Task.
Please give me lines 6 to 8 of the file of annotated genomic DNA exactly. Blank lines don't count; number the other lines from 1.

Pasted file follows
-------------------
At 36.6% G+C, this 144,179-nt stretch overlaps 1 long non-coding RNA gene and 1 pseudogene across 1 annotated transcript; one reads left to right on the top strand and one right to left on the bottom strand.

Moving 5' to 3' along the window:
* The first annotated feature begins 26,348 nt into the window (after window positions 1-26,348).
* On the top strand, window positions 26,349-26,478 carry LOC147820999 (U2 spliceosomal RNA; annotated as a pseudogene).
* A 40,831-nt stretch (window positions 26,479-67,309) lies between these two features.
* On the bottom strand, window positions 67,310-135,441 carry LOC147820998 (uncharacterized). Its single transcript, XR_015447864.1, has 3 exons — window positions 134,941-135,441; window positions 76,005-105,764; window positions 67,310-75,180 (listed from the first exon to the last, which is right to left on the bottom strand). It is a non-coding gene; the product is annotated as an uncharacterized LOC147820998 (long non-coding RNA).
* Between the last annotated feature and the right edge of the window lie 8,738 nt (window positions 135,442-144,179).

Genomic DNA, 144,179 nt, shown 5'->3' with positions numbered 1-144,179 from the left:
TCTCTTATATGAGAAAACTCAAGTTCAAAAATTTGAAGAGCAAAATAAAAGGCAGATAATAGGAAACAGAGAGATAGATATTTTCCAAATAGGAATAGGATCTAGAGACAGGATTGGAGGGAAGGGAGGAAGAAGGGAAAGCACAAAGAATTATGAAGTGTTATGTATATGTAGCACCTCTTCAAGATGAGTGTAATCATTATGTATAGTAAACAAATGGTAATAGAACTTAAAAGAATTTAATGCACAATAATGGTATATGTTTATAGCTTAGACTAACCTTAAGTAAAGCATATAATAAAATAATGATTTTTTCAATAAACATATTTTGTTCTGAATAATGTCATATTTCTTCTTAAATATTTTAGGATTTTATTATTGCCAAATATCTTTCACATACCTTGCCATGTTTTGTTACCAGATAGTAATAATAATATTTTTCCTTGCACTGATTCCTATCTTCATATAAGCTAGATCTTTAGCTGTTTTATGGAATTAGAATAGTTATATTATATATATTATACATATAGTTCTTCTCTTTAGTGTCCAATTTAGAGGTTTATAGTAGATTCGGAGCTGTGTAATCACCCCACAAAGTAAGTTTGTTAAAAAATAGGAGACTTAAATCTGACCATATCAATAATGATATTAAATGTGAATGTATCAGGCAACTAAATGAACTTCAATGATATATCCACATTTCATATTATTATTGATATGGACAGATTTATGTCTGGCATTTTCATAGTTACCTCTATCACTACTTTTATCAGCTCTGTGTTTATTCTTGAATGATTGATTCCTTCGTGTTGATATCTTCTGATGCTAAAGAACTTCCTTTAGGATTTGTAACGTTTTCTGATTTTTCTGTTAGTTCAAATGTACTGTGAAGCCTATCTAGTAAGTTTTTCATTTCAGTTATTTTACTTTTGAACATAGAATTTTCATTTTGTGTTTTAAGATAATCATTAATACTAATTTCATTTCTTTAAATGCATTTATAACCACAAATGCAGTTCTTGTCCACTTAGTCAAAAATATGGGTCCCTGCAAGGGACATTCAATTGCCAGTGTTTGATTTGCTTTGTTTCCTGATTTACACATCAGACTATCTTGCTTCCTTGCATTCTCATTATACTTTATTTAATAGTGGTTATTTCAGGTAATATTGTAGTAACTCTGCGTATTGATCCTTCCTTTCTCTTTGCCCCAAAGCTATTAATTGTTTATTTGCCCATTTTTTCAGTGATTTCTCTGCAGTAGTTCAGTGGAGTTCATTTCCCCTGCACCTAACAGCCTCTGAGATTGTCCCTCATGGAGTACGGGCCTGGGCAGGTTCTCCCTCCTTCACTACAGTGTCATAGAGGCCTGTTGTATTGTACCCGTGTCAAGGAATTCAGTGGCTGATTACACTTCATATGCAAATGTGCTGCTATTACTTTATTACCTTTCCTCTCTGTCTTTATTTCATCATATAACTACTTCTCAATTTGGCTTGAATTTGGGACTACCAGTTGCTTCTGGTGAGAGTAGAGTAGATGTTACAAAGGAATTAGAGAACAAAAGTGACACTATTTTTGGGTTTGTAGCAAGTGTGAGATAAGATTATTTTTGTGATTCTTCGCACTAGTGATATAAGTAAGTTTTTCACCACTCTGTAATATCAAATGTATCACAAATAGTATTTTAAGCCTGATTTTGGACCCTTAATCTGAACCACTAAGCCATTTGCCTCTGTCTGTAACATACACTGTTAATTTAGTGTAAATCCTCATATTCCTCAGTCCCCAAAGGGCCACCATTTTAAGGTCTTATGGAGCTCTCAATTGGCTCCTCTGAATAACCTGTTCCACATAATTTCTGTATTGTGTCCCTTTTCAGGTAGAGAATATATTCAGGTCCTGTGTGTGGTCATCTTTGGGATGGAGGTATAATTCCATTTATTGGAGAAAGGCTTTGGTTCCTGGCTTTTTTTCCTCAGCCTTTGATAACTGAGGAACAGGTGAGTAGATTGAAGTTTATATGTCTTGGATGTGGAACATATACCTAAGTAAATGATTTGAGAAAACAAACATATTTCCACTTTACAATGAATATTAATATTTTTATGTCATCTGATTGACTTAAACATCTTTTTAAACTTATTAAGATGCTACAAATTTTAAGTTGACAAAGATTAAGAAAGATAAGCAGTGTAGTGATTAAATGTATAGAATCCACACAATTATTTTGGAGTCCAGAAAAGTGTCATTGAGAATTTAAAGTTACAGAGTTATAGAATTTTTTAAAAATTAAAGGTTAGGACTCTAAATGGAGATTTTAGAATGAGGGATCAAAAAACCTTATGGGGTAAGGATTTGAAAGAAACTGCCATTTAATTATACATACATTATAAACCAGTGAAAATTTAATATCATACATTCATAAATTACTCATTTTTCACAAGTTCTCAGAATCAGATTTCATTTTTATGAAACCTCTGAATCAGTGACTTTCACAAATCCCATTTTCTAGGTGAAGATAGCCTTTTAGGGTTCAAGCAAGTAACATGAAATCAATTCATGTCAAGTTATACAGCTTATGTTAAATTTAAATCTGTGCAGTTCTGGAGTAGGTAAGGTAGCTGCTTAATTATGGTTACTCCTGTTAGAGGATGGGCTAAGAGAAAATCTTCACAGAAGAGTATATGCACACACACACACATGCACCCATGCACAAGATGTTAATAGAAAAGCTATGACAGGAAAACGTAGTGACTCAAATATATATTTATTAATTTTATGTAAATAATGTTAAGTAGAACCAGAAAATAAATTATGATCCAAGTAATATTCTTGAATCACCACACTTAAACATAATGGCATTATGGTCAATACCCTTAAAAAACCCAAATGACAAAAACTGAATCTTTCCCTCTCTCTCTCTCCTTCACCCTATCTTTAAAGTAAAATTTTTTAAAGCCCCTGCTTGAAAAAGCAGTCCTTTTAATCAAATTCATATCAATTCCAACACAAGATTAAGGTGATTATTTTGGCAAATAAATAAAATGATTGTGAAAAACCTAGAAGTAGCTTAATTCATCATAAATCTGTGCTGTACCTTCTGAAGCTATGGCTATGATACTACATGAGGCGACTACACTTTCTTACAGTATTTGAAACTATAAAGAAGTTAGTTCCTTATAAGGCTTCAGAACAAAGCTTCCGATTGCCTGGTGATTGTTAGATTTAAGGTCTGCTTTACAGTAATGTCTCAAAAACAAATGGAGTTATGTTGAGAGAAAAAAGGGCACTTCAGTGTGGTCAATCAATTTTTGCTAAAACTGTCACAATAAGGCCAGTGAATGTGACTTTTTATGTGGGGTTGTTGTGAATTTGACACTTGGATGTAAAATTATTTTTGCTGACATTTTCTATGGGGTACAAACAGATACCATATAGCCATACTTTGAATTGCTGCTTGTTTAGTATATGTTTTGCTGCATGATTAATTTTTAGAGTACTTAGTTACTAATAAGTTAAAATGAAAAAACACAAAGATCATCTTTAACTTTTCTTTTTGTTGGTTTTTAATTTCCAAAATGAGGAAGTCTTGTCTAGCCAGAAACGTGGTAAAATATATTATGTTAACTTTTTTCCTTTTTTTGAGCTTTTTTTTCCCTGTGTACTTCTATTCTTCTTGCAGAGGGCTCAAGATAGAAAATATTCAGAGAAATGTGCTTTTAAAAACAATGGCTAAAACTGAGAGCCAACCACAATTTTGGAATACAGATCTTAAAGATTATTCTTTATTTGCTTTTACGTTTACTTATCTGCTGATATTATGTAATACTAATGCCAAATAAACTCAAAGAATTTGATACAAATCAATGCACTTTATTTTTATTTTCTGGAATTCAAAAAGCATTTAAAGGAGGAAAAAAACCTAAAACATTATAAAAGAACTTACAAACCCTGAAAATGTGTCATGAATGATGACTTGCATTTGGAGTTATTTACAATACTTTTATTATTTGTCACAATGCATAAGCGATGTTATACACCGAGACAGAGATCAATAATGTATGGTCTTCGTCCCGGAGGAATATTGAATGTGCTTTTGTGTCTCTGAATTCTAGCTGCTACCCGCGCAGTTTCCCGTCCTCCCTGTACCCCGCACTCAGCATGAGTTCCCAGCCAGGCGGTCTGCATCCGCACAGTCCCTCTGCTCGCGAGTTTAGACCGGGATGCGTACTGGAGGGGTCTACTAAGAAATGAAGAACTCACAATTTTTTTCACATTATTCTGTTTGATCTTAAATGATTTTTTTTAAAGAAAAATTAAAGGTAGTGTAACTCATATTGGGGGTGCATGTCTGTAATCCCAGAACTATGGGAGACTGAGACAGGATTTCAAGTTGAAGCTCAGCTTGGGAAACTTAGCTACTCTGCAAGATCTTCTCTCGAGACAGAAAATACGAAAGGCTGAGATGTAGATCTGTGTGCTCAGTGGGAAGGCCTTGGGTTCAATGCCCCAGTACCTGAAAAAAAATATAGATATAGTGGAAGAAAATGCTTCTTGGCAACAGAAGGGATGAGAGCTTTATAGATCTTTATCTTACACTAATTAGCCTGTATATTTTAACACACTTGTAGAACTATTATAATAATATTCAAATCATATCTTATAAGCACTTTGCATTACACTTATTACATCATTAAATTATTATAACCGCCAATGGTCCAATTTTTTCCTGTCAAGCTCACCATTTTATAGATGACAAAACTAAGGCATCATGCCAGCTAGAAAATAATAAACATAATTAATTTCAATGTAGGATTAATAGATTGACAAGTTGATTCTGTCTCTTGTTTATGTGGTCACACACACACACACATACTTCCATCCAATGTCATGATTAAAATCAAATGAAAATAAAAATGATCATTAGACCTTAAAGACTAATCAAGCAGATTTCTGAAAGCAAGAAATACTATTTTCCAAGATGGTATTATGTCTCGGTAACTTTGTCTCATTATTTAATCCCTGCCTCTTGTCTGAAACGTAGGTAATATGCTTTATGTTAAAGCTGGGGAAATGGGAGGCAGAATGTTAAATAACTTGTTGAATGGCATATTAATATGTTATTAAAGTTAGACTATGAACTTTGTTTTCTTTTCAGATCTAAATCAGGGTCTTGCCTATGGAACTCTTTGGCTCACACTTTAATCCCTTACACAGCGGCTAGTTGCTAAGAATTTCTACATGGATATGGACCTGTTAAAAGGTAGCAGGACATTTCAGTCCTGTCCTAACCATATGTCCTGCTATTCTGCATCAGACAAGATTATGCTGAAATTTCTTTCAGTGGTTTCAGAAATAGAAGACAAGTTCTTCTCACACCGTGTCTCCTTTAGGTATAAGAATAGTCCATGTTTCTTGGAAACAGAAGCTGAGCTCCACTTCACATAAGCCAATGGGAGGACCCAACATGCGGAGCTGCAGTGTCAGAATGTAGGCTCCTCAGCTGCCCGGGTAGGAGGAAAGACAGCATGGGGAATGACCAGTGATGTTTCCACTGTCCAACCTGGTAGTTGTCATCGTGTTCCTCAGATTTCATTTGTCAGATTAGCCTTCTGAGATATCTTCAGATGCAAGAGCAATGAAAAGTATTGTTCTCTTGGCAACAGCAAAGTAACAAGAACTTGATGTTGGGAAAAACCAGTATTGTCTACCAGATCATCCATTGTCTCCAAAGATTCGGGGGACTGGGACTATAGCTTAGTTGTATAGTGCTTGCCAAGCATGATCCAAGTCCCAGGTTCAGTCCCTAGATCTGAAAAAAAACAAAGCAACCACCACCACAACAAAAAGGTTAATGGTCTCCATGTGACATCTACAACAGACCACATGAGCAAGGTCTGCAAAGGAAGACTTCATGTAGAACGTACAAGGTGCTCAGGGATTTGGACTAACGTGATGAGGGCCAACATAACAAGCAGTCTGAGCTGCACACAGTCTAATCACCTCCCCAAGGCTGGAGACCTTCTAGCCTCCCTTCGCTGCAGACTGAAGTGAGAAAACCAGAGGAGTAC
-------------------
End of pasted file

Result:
* On the bottom strand, window positions 67,310-135,441 carry LOC147820998 (uncharacterized). Its single transcript, XR_015447864.1, has 3 exons — window positions 134,941-135,441; window positions 76,005-105,764; window positions 67,310-75,180 (listed from the first exon to the last, which is right to left on the bottom strand). It is a non-coding gene; the product is annotated as an uncharacterized LOC147820998 (long non-coding RNA).
* Between the last annotated feature and the right edge of the window lie 8,738 nt (window positions 135,442-144,179).

Genomic DNA, 144,179 nt, shown 5'->3' with positions numbered 1-144,179 from the left: